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Holding Hands With Giants


'Well, what?'

'Will you marry me?'

She squeezed her eyes shut. Disappear. Not forever, just until you stop nag, nag, nagging. 'Well?'

'Av told you no. Now just roll me a cig will you?'


Strange faces glared from passing hordes. Unkind, judgemental, aloof. Perched uncomfortably on a bench at the top of the Moor, he despaired at the volumes pouring in and out of Debenhams. Spend, bloody spend, is that all they did all day? A family of luminous mannequins in expensive togs mocked, you'll never dress like us they snorted. Wouldn't want to. He wrenched open the metal baccy tin displaying his granddad's initials. A perfect cylinder delicately rolled from damp fingertips, then handed over. Her mystical brown eyes rescued him from mannequins watching his every move, lighting up her face, drawing him into a paradise lost. He felt aroused as she puffed on the skinny pipe, oblivious to his gaze.

'Could I come for tea tonight?' She fidgeted. Had she not heard? Had it become one bad question after another? Did she want to end it? 'Well?'

'Look, you know what social services said, you're not supposed to visit when my kids are there.'

'Sod social services, you trust me don't you? …Well don't you?' Shoppers sensed the airing of dirty washing - fluttering pigeons pecking for crumbs of scandal.

'Shh, people are looking, you know we have to pick our times.'

'Owt with initials SS is bad. Granddad told me about SS in the war, these twats are just as


'Shh, we'll sort somert...Anyway you talk about gerrin' married but you hardly take me anywhere!'

'Bollocks! We go all o'er. Park, club, pictures, Meadowhell... once. Anyway, where's tha wanna go?'


'O'reyt, O'reyt. I'll pick you up Thursday night then.'


'Underneath, wear that-'

'Shh, not here!' It seemed Debenhams were having an end of season sale on frowns of thunder, as they hailed down.

'O'reyt, just don't 'av that dopey velvet trilby on.' He poked his finger under the hat so it toppled to the bench.

'Gi'ore!' She reached for the hat, exposing raised discolorations on her arm, before tugging the sleeve back. 'I was gonna get you a cornish, now you're getting a sausage roll!'

'A cornish, eh? Wahoo! Look at what you could 'av won.' She rattled around in her pocket, producing a silver and copper mix.

'Ere, get two cornish and two vanilla slices.'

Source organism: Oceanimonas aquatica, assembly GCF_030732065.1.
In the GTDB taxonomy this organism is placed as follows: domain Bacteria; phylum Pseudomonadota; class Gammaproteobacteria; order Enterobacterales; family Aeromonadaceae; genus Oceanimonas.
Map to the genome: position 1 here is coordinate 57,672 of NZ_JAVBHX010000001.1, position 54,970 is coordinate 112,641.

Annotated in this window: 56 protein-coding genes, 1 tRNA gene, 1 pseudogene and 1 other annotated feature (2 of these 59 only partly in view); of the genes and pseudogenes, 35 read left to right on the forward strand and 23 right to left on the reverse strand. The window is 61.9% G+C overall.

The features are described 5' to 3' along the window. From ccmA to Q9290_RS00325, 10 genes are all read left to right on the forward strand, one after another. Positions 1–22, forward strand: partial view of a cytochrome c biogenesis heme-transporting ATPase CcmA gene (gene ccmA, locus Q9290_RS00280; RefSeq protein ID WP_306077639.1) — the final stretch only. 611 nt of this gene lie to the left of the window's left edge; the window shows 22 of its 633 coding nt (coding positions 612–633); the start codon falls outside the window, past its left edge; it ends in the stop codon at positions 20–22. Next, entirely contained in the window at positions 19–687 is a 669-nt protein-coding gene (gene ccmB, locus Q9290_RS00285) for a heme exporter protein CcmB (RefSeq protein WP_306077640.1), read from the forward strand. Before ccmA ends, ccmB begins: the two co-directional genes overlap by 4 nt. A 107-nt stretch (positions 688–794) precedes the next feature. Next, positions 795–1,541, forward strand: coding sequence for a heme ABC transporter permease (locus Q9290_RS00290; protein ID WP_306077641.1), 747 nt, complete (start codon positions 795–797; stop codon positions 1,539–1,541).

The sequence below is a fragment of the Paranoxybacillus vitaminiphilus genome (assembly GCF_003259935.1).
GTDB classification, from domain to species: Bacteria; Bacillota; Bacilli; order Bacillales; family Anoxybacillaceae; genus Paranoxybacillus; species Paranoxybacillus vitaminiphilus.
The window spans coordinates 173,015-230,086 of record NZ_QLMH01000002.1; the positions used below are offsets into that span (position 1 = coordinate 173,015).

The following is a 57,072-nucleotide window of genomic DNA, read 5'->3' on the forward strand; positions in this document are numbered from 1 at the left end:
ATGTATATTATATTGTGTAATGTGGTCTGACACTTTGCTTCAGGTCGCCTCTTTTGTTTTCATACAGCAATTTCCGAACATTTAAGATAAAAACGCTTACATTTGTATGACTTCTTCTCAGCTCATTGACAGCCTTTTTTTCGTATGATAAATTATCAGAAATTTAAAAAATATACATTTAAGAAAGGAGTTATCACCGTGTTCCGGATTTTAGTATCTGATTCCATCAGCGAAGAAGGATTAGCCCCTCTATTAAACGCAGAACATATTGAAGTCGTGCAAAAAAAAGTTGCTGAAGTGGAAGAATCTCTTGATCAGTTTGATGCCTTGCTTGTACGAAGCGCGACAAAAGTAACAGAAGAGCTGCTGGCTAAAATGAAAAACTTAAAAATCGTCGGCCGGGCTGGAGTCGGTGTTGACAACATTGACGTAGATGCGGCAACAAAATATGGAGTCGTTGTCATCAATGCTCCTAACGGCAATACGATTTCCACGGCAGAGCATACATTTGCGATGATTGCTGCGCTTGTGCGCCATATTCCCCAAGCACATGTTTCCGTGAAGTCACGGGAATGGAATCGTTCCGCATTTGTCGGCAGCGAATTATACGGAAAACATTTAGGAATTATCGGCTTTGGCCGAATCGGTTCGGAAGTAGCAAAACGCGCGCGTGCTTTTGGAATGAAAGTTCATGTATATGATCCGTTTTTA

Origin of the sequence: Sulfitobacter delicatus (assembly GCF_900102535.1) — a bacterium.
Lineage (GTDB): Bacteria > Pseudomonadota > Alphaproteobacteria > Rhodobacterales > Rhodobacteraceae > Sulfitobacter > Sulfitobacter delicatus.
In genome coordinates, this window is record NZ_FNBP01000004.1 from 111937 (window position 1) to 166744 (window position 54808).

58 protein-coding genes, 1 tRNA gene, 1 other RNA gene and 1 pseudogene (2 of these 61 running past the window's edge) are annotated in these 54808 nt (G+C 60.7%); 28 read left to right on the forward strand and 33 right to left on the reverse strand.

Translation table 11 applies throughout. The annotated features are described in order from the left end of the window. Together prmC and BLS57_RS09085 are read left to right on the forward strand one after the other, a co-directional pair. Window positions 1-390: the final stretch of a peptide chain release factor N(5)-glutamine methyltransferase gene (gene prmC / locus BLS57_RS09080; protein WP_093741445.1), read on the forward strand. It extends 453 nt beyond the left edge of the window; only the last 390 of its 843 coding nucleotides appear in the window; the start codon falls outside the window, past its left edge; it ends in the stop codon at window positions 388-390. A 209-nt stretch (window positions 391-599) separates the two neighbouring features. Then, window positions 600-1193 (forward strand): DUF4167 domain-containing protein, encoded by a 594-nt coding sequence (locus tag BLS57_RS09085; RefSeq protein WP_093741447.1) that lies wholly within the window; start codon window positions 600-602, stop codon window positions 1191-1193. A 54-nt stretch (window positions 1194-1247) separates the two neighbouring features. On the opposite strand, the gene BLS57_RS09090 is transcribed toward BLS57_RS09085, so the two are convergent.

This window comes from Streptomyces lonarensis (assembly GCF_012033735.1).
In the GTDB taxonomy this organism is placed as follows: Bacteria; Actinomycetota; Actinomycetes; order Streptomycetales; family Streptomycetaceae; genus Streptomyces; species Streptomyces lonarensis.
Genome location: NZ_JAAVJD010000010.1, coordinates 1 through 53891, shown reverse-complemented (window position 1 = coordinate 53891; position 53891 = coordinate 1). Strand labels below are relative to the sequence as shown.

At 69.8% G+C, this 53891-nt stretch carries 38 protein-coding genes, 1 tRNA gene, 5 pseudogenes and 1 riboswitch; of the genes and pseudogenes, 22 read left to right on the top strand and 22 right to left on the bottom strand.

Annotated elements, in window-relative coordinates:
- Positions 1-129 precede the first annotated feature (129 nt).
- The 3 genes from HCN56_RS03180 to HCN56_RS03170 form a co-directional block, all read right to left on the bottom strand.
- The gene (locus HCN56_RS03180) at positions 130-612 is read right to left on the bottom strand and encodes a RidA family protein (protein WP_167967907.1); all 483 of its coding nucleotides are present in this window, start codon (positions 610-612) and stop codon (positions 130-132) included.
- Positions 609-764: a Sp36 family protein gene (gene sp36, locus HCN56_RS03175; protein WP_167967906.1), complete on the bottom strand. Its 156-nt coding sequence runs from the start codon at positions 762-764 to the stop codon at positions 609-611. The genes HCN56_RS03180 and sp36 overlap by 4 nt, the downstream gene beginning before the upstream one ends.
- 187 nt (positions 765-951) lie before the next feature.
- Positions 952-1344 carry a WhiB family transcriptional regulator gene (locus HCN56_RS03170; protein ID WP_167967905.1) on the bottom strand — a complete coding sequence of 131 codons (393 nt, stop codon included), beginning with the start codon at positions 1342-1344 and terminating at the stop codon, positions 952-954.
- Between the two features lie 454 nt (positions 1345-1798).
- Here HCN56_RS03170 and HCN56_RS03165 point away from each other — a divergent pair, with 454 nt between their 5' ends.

'Cornish and vanilla – you sure you don't wanna get married?'

'Nah! Eh, don't forget my change!' He took the money and stood.

'It must be love, love , love. De, der, de ,de de. It must be love, love, love...' Shoppers gawped, wondering who the bad busker was, compelled to tut loudly or ensure their sophisticated heads were seen shaking discontentedly, before slotting back anonymously into the crowd. She looked away pretending not to know him, before succumbing to a fit of giggles, eventually giving

him the rods. He ambled to the bakery smiling, until catching sight of a mannequin in a tuxedo

staring him down.


He couldn't meet at her flat (SS interference again), instead their usual place on Fitzalan square. Heading up Commercial street, he marvelled at the changes since walking hand in hand with granddad. Now, metal tracks lodged in the street and in cleverly constructed bridges, allowing multi-coloured Supertrams to drone past, soaring above the doomed park square roundabout faithful. Passengers thought nothing of the bright plastic intestines bursting out of the concrete rib cage, of Ponds Forge. He remembered it being built for the student games, and imaged pretentious students competing on the flumes. Sebastian splashing down in a games record of 7.93 seconds, pinkie raised triumphantly, while Troy cursed. Tossers. His only recollection of the games was the unfortunate astronaut, Helen, dropping the torch at the opening. Watching on TV his stunned granddad proclaimed: 'Never be afraid lad! Don't lose the moment; always show your Sheffield steel.'


He clocked her in the square buying chuddy from the funny tiled kiosk.

'What you grinning at?'

'Me? Nowt, I'm always happy, don't you know that by nah?'

'Yeah right, anyway where you taking me?' He hooked her arm, steering left towards Arundel Gate. The usual stop, start traffic from buses, black cabs, and commuters battling home to their loved ones egg and chips. Tall, grubby buildings either side amplified the industrial gloom as exhaust fumes proliferated. Oblivious, a homeless man sat amongst it all, legs covered in tatty tartan blanket, diesel lungs, a shallow polystyrene cup raised in hope. They'd only turned one street but it contained two decades.

'Are we off to Odeon?'

'Wait and see...'

'Eh, Tracey says that Hannibal is good, dead scary, she says.' He bustled along not wanting

her to dwell on a flesh eating cannibal, then stepped upside the Odeon, at the railings edge. 'Where you going? Is summat up?'

'Av got summat to show you, look.' He pointed far across the horizon, allowing her eyes to trace his finger. Towering above a bank of trees, Park hill flats: bleak, bare-faced, brutalist, yet she sensed something else. Two concrete footbridges connected the blocks of flats, holding hands with giants, and there on the highest footbridge she saw. She saw. Sprawled across, overlooking the whole city, large white letters, a text so bold, so outrageous, she gasped. She looked at him, then back, covering her mouth in amazement. It read, 'Clare Middleton I Love You Will U Marry Me'

'How did you... You're mad, crazy...'

'Well? Will you?' he urged. She looked back and forth once more.

'Yeah, I will!' He pulled her close and squeezed hard. A life moment of incredible clarity – settled down with Clare, their own kids, no SS, Blair in power, Thatcher long gone, all in a born again Sheffield.

'Thanks granddad,' he whispered up towards the concrete giants, hoping they would pass the message on.

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